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Understanding Maternity Leave In California

In addition to the federal Family and Medical Leave Act (FMLA), California has state laws surrounding pregnancy and parenting leave. On January 1, 2018, California enacted the New Parent Leave Act (NPLA) to widen the scope of the California Family Rights Act (CFRA). This expands on the FMLA guidelines to include providing unpaid leave benefits to eligible employees that work for smaller companies (twenty or more employees). Under California law, employers are required to provide eligible employees who take FMLA continued group healthcare coverage and offer the same job upon the employee’s return that he or she had prior to commencing his or her leave. California Paid Family Leave (PFL) is available for eligible employees to provide partial wage replacement benefits to bond within the first year of a child joining a family (through birth, foster care placement, or adoption).

How Long Is Parental Bonding Leave?

Many companies will include paid time off (PTO) for parental bonding time as part of an employee’s benefits package, separate from federal or state mandates. Under California state law, employers with five employees or more must allow an employee leave for as long as they are disabled by pregnancy, up to four months of unpaid leave per pregnancy. Furthermore, employers with at least 50 employees or more must provide an additional twelve weeks of parental bonding leave to employees covered under the CFRA. Due to the fact that these are separate entitlements, some employees in California may be eligible for a total of seven months of unpaid leave for pregnancy or childbirth. There are numerous regulations that apply to pregnancy leaves and parental bonding leaves mandated in federal and state law.


The FMLA affords certain employees with job protection for a period of up to twelve weeks per year of unpaid leave. The purpose of FMLA is to help employees manage family responsibilities during times where work leave is necessary. According to the U.S Department of Labor, FMLA is required for all eligible employees in public agencies, private and public schools, as well as companies with fifty or more employees. An employer must provide up to twelve weeks of unpaid leave each year for any of the following reasons:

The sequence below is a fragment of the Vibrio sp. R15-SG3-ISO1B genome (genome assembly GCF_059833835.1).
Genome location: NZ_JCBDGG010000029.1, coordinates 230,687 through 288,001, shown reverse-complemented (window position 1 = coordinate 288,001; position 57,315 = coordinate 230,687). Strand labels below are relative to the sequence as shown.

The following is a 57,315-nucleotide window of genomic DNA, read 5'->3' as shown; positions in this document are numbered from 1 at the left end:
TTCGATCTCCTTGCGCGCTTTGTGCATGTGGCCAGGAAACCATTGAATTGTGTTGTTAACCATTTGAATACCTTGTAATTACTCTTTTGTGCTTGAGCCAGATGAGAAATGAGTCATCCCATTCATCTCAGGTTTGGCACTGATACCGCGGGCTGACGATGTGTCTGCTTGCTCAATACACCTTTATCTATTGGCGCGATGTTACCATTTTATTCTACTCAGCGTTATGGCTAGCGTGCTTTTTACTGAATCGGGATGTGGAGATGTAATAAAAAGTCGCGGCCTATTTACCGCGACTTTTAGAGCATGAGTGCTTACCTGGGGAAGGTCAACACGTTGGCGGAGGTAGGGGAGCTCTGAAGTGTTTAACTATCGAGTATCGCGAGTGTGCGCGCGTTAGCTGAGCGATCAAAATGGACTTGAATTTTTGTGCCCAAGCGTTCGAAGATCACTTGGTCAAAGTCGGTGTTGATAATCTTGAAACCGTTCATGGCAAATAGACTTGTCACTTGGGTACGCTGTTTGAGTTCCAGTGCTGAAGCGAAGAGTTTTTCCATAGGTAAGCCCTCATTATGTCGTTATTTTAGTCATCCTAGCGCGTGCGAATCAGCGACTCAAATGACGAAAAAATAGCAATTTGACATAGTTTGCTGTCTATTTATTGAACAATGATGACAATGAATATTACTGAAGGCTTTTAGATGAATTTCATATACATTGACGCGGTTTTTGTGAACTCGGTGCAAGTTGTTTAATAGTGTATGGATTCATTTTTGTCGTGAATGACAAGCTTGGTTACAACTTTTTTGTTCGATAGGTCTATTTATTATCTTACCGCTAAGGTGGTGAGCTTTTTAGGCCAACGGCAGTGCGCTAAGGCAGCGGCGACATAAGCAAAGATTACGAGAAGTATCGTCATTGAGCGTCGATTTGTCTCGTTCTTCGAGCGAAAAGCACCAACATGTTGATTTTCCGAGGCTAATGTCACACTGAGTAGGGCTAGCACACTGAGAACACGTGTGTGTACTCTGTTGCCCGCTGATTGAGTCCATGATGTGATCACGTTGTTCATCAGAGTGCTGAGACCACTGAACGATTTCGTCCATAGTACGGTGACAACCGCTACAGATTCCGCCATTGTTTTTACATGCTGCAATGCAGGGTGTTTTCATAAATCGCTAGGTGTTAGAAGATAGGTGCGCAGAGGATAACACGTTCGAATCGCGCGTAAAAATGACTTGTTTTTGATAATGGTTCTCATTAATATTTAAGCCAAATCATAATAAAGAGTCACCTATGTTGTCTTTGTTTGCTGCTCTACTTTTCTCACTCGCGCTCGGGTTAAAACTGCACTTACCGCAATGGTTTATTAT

• To provide care for a serious health condition of an immediate family member (i.e., child, spouse, or parent)
  • For the birth and/ or care of an employee’s newborn child
  • For adoption or foster care placement of a child with an employee
  • To take medical leave when an employee has developed a serious health condition resulting in an inability to work

An employee must have worked for his or her employer for a minimum of twelve months, or at least 1,250 hours over the past twelve months. Additionally, the employee must work at a location where the company employs fifty or more employees within a 75-mile radius. Although FMLA is unpaid, qualified employees can use any accrued and unused paid leave (i.e. sick time, vacation days, etc.) during FMLA.

California Paid Family Leave

The California Paid Family Leave (PFL) Act guarantees compensation to offset lost wages due to taking a leave from work for qualified reasons. PFL does not provide job protection to employees; however, employees may use this benefit to obtain income while taking leaves protected under the FMLA or CFRA. Many employees are required to pay State Disability Insurance (SDI) in the form of deductions from their paychecks. One of the stipulations for being eligible for PFL is that the employee pays SDI taxes, as this is the entire source for funding California PFL. Typically, California PFL pays approved employees between 60 and 70 percent of their weekly salary, with a maximum of $1,300 per week. PFL can be taken by an employee intermittently, provided it is within the first 12 months of a child entering a family, or all at once. Employers are also free to provide supplemental pay to employees on PFL to enable an employee to receive up to full pay during the time he or she is out.

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